Endoscopic ultrasonography (EUS) is used to view the walls of your digestive tract and other nearby organs. An ultrasound uses sound waves to make images of the inside of the body. In an EUS, the ultrasound probe is passed down the throat or up the rectum and into digestive tract.
Reasons for Test
EUS may be used to:
Diagnose or find the cause of a pain or abnormality in the digestive tract
Locate and view tumors or abnormalities in the pancreas, bile ducts, and chest cavity
Understand the extent of certain cancers and whether they have spread to lymph glands or other vital organs
Take tissue samples (biopsy) to diagnose a condition
Provide needle aspiration (to drain a cyst)
Complications are rare, but no test is completely free of risk. If you are planning to have EUS, your doctor will review a list of possible complications, which may include:
Mild sore throat for 1-2 days
Reaction to sedatives
Regurgitation of stomach contents into the lungs
Damage to digestive tract
Factors that may increase the risk of complications include:
Having other medical conditions
Be sure to discuss these risks with your doctor before the test.
What to Expect
Prior to Test
Leading up to the test, your doctor may instruct you to:
Avoid eating or drinking (not even water) for at least six hours before the test.
Take a special cleansing solution, laxative, or enema. This will clean out your intestines. You may also be asked to follow a clear liquid diet.
Arrange for a ride home after the test if you have to take a sedative.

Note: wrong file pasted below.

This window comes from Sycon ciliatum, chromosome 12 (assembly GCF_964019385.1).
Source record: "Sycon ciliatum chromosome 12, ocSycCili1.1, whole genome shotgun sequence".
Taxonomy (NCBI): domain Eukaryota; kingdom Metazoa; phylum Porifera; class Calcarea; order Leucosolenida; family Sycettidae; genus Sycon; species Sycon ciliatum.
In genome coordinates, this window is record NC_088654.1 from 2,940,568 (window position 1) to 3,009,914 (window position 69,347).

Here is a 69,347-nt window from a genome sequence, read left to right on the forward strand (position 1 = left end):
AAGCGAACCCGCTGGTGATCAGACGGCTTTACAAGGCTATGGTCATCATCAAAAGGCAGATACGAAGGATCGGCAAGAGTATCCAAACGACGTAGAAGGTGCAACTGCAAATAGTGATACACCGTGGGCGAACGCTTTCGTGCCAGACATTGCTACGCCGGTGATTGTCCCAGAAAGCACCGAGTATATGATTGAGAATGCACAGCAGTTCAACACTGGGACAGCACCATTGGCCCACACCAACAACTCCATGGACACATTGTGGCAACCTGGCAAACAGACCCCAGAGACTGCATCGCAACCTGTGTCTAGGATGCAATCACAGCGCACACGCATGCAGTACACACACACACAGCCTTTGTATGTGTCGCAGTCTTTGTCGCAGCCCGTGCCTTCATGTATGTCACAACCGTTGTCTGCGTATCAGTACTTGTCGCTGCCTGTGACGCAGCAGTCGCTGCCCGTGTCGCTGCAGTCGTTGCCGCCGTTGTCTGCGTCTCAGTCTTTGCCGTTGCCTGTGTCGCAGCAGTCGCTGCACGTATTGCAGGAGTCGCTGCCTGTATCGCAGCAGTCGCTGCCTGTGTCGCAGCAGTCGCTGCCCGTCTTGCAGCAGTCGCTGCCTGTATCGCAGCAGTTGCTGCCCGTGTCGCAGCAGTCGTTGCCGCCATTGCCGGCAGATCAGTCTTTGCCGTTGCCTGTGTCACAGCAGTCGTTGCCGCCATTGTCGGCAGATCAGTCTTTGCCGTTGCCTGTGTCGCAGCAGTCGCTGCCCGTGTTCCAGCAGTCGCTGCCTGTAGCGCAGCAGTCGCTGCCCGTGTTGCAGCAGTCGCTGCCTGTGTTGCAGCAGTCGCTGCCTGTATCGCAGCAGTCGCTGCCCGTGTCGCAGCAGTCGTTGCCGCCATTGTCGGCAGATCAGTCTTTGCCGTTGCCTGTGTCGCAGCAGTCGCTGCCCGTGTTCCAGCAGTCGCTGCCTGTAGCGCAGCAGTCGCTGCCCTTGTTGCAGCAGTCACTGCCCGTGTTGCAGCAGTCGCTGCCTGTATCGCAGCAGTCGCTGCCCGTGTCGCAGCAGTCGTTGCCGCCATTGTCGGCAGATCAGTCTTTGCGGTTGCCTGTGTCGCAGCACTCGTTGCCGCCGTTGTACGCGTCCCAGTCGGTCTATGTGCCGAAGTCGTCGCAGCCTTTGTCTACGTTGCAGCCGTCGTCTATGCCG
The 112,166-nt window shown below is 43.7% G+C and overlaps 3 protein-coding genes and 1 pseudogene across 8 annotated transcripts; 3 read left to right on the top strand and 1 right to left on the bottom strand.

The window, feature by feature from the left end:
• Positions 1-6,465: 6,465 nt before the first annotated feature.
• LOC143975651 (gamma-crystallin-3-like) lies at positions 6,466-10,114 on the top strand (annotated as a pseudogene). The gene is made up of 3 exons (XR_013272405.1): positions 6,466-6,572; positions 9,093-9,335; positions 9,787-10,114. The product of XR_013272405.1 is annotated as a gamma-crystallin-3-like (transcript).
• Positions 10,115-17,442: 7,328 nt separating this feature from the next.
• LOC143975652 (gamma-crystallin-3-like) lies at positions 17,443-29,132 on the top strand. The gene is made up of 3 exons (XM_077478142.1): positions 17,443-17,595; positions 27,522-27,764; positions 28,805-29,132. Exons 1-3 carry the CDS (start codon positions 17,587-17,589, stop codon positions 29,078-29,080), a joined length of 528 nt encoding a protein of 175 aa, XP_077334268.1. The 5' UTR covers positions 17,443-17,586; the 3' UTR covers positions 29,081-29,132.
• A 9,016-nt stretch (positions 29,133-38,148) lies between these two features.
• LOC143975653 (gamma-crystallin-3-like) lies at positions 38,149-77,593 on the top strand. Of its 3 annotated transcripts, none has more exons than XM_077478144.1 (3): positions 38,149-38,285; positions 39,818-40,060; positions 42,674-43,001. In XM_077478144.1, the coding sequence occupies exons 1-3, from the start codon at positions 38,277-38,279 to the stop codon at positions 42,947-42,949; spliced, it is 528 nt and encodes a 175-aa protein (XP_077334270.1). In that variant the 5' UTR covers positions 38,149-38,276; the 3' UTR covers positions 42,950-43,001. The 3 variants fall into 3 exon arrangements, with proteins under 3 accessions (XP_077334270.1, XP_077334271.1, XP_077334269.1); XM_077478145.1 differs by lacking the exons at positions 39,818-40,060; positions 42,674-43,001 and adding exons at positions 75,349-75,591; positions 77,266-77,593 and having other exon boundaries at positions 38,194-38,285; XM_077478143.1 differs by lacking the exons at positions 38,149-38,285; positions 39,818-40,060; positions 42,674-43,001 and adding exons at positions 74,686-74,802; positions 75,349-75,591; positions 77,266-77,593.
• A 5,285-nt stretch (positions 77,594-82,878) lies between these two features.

In most cases, it is okay to take
and other blood-thinning medicines before the test. Ask your doctor if you take these medicines.
Description of the Test
Your doctor may spray your throat with a local anesthetic. This will numb your throat, so you will not feel discomfort. You may also be given a sedative. This will help you to relax and reduce anxiety.
In most cases, you will lie on your left side. A thin, flexible tube, called an endoscope, will be inserted either through your throat or anus. The endoscope will have an ultrasound probe on the end of it. The ultrasound machine will create images of the digestive tract. When the imaging is done, your doctor will gently pull the endoscope out.
An endoscope allows the doctor to view inside organs.
Please be aware that this information is provided to supplement the care
provided by your physician. It is neither intended nor implied to be a
substitute for professional medical advice. CALL YOUR HEALTHCARE PROVIDER
IMMEDIATELY IF YOU THINK YOU MAY HAVE A MEDICAL EMERGENCY. Always seek the
advice of your physician or other qualified health provider prior to
starting any new treatment or with any questions you may have regarding a